Last week Parsi also warned the administration was “pushing for IAEA access to Iranian military sites without a compelling justification” in order to “fabricate” a crisis, a development he called “deeply concerning.”
Trump, for his part, has likely already undermined the agreement, personally violating Article 29 of the deal, which states the signatories “will refrain from any policy specifically intended to directly and adversely affect the normalization of trade and economic relations with Iran inconsistent with their commitments not to undermine the successful implementation of this JCPOA.” Trump’s urging of other nations to not do legal business with Iran arguably constitutes a violation of that article, at least in spirit if not by the letter of the deal.
Despite certifying Iran as compliant with the deal this time around, Trump, according to three insider sources cited in a July 21 piece at Foreign Policy, is looking for ways to find the Islamic Republic non-compliant on the next review.
Before the most recent certification, Trump specifically asked Secretary of State Rex Tillerson to lay the groundwork for finding Iran non-compliant, which Tillerson failed to do. Now the president is reportedly looking to circumvent the State Department altogether in order to build his case for de-certification and avoid inconvenient information that doesn’t fit his preferred narrative.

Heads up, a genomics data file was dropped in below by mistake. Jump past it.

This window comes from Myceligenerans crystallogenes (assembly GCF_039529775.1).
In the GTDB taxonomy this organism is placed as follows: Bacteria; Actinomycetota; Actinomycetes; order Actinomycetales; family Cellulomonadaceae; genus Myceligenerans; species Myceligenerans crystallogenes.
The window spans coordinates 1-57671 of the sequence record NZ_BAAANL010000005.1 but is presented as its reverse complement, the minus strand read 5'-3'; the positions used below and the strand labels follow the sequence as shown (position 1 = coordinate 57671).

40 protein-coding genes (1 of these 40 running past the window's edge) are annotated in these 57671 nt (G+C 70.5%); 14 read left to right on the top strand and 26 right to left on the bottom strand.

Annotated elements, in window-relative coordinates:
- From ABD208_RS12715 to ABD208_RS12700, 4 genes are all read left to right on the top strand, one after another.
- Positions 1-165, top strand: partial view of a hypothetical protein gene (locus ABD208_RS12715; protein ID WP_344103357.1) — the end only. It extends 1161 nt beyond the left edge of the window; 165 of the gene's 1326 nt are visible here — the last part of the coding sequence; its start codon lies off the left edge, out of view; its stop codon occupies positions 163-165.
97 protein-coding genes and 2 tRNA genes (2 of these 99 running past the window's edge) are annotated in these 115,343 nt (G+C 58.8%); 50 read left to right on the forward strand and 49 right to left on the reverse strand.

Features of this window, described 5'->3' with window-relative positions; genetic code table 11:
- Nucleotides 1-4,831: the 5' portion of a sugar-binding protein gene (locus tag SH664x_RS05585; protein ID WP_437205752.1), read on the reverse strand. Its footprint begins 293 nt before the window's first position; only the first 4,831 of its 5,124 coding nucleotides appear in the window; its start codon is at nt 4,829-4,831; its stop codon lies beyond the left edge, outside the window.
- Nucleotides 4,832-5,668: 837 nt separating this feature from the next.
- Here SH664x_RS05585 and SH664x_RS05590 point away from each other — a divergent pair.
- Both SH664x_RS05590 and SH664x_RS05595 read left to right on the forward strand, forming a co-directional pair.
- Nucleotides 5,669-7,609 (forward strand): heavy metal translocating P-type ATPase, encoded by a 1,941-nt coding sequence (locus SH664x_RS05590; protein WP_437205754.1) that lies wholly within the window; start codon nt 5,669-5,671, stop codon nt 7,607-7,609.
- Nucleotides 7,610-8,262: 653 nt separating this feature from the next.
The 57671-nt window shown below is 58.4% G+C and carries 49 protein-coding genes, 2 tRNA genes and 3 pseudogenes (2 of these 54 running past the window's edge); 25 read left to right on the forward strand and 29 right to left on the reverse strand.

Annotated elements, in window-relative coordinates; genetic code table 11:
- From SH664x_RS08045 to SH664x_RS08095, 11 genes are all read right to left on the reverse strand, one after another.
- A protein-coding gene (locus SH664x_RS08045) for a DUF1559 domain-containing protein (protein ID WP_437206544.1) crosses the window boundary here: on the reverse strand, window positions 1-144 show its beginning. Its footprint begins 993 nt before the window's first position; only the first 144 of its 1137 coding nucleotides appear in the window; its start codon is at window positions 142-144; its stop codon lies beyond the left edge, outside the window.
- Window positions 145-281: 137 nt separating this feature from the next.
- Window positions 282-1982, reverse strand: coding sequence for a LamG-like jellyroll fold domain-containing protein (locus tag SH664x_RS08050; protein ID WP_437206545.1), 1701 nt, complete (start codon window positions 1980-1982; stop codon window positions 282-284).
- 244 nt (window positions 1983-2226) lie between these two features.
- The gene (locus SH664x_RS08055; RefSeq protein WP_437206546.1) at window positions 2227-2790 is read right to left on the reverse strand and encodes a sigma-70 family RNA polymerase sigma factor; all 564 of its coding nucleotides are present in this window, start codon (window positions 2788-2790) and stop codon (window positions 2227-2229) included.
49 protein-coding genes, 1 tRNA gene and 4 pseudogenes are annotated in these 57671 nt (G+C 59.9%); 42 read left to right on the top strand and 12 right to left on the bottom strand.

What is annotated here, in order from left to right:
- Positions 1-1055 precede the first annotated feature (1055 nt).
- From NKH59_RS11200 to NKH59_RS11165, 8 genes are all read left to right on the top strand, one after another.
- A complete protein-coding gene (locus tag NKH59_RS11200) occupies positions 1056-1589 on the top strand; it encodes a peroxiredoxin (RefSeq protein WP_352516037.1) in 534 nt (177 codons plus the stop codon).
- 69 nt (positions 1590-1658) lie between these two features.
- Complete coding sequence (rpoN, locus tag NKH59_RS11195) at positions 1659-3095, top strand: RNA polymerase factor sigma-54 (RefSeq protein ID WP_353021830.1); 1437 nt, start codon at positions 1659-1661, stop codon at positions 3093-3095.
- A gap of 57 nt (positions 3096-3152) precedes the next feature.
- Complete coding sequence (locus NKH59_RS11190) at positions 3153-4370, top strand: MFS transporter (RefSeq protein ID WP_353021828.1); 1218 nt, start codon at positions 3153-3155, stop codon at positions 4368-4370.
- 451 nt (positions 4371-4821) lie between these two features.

On a more positive note, there are at least some signs the European Union isn’t quite as willing to scrap the deal as is the American administration, which could complicate Trump’s prospective attempt to de-certify in 90 days.
Meanwhile, a new round of sanctions was imposed on six Iranian entities with ties to the country’s ballistic missile program last Friday after the Islamic Republic successfully launched a satellite into orbit.
While the launch marked a step forward for Iran’s space program, the United States, Britain, France and Germany blasted the Iranians, claiming the launch was “inconsistent” with the UN resolution which underlies the nuclear deal.